Farrukh-Zad of Ghazna

Farrukh-Zad (Full name: Jamal ad-Dawlah Abu Shuja Farrukh-Zad), was sultan of the Ghaznavid Empire from (1053 – 4 April 1059). His reign was considered one of benevolence, prosperity and tranquility for the Ghaznavid empire.[2] It was free of the chaotic turbulence and greed from palace ghulams until the end of his reign. He was a very devout Muslim and fasted during Rajab, Sha'ban and Ramadan.[3]

Ghaznavid Sultan
Devout Sultan
Sultan of Ghaznavid Empire
Reign1053 – 4 April 1059
Bornc. 1025
Ghaznavid Empire
Died4 April 1059
(aged 34)
Ghaznavid Empire
Burial4–5 April 1059
Laqab: Jamal ad-Dawlah
Kunya: Abu Shuja[1]
Given name: Farrukh-Zad
Nasab: Farrukh-Zad ibn Ma'sud ibn Mahmud ibn Sabuktegin
HouseHouse of Sabuktigin
FatherMa'sud I
ReligionSunni Islam


Having been at the fortress of Barghund, Farrukh-Zad was one of the Ghaznavid princes that escaped the usurper Toghrul's massacre in 1052.[4]

Farrukh employed Abd al-Razzaq Maymandi, a former vizier of Maudud and Abd Rashid, but later had him dismissed and imprisoned.[5] He also freed Abul-Fazl Bayhaqi from his imprisonment and it was during Farrukh's reign that Bayhaqi wrote his Mujalladat (Tarikh-e Beyhaqi).[6][7]

Following the chaos of Toghrul's usurpation, Chagri Beg sent a Seljuq army to take Ghazni, but the ghulam general Khirghiz intercepted and defeated it. Meanwhile in 1053, the Ghaznavid governors of the eastern Indian garrisons in Malerkotla, Jalandhar and Lahore began to rebel.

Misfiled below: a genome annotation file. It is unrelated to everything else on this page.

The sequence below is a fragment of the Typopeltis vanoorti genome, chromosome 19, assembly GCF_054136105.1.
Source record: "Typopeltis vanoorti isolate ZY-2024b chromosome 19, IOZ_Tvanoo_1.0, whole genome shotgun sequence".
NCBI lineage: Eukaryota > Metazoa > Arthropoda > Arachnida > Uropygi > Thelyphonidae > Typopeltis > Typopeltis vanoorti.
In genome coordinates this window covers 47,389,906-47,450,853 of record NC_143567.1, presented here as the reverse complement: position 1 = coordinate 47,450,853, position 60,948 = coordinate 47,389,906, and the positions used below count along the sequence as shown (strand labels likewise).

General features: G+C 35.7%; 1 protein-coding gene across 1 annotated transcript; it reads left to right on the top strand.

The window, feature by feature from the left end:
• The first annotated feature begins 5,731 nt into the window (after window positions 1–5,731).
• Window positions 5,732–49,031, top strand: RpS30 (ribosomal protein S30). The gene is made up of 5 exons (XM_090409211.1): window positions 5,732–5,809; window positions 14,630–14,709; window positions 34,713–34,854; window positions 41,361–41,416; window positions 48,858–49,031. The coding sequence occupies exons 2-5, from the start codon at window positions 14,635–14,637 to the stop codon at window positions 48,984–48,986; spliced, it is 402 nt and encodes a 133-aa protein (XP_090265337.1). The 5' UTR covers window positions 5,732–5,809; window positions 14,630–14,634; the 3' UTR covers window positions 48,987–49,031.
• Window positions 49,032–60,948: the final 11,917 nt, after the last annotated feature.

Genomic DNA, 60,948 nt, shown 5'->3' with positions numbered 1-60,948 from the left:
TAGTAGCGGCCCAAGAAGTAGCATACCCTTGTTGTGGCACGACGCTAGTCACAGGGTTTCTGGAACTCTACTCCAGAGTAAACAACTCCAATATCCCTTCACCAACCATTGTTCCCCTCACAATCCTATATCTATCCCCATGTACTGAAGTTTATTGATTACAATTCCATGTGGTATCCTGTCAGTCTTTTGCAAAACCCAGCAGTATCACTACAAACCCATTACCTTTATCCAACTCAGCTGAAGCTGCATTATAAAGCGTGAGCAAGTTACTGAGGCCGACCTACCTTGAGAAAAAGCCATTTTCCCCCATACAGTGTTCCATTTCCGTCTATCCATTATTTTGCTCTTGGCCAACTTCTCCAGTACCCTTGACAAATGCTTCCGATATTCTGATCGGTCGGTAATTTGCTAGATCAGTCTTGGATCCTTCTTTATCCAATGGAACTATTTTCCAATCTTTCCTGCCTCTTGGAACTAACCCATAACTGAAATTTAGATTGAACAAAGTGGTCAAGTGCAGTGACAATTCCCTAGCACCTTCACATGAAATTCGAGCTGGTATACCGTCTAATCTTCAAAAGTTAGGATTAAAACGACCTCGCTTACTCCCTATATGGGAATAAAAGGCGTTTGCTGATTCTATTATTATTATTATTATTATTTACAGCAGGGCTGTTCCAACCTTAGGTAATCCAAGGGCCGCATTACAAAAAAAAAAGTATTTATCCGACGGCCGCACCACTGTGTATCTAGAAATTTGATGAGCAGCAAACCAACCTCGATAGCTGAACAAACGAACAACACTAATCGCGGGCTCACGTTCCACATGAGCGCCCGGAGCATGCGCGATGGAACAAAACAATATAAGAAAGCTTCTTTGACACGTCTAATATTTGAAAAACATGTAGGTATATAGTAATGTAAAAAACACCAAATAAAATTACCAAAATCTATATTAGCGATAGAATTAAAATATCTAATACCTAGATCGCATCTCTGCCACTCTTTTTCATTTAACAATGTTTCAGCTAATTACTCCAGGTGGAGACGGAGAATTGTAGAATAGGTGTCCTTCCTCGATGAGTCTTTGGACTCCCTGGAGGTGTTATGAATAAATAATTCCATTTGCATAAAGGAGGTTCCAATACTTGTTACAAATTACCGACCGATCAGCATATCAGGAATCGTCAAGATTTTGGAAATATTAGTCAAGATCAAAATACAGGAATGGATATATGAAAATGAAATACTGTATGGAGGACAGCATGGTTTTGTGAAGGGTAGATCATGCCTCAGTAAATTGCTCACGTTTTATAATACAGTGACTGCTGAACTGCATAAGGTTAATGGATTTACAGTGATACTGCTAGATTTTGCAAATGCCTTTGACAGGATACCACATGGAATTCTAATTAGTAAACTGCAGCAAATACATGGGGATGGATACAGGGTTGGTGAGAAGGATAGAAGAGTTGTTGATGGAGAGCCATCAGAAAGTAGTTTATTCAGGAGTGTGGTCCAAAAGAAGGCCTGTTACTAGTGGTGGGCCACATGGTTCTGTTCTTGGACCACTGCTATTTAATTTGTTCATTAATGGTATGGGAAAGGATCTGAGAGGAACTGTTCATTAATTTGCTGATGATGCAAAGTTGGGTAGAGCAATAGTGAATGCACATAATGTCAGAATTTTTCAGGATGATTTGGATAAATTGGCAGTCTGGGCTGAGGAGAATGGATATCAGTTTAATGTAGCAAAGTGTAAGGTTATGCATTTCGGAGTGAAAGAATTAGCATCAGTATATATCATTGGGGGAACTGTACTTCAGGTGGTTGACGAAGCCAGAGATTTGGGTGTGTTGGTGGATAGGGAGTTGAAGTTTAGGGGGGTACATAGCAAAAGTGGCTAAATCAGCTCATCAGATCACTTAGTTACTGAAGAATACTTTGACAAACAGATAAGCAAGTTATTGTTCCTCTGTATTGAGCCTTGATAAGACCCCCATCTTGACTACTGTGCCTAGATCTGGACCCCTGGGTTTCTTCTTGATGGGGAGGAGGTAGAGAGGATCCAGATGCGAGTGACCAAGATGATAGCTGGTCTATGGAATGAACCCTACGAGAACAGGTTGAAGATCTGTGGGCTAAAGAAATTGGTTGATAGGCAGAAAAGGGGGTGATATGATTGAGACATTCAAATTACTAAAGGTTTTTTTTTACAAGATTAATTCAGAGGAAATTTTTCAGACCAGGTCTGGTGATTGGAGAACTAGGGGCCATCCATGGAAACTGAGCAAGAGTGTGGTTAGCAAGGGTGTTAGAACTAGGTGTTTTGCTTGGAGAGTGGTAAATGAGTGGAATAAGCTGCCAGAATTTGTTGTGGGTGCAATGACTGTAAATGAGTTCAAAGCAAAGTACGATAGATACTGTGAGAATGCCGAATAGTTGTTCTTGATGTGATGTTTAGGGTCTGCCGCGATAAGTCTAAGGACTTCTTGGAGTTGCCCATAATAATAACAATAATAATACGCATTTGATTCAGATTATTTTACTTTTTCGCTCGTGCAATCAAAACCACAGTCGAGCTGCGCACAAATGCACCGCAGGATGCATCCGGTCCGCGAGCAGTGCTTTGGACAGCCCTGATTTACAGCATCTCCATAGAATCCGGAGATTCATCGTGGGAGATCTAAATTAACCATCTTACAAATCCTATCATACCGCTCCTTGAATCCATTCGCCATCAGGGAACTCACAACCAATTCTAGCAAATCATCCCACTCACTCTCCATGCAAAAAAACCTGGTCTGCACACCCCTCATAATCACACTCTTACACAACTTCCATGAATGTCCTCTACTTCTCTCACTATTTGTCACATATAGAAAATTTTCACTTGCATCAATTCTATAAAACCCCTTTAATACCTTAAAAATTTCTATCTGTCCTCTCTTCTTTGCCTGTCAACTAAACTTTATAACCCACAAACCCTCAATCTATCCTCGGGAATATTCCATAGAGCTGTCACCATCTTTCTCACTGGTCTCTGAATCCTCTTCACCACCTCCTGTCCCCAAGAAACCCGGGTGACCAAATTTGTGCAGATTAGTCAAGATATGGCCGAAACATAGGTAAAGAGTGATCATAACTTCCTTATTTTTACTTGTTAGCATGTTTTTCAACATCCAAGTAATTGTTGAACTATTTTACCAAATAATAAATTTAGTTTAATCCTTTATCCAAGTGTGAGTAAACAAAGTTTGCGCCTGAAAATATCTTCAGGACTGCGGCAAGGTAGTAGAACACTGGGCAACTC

Around 1058, Farrukh had his army invade Tukharistan in hopes of removing the Seljuks. His army was initially successful, capturing the Seljuq Atabeg Qutb ad-Din Kul-Sarigh. However, Alp Arslan counter-attacked and defeated the Ghaznavid army, capturing many of its commanders. A subsequent peace treaty, drawn up by Abul-Fazl Bayhaqi, allowed for an exchange of prisoners and a mutual non-aggression pact.[8]


In 1058, palace ghulams attempted to assassinate Farrukh in his bath, but he grabbed a sword and held them at bay until his guards arrived and killed the ghulams.[9] Depressed and sickened by the attempt on his life, Farrukh-Zad withdrew from worldly affairs and died of colitis on 4 April 1059 at the age of thirty-four.[10] He succeeded by his brother Ibrahim.


  1. ^ "FARROḴZĀD, ABŪ ŠOJĀʿ" Encyclopædia Iranica
  2. ^ C.E. Bosworth, The Later Ghaznavids, 47.
  3. ^ 'Izz al-D in Ibn al-Athir, The Annals of the Saljuq Turks, transl. D.S. Richards, (Routledge, 2002), 129.
  4. ^ C.E. Bosworth, The Later Ghaznavids, (Columbia University Press, 1977), 46.
  5. ^ C.E. Bosworth, The Later Ghaznavids, 48.
  6. ^ Abu'l Fazl Bayhaqi, The A to Z of the United Nations, (Scarecrow Press, Inc., 2009), 59.
  7. ^ C.E. Bosworth, The Later Ghaznavids, 48.
  8. ^ C.E. Bosworth, The Later Ghaznavids, 49.
  9. ^ 'Izz al-D in Ibn al-Athir, The Annals of the Saljuq Turks, 129.
  10. ^ C.E. Bosworth, The Later Ghaznavids, 49.


  • Bosworth, C. E. (1968). "The Political and Dynastic History of the Iranian World (A.D. 1000–1217)". In Frye, R. N. (ed.). The Cambridge History of Iran, Volume 5: The Saljuq and Mongol periods. Cambridge: Cambridge University Press. pp. 1–202. ISBN 0-521-06936-X.
  • Bosworth, C. E (1995). The Later Ghaznavids: Splendour and Decay: The Dynasty in Afghanistan and Northern India 1040-1186. ISBN 9788121505772. Retrieved 10 May 2014.
Farrukh-Zad of Ghazna
Born: 1025 Died: 4 April 1059
Regnal titles
Preceded by Sultan of the Ghaznavid Empire
Succeeded by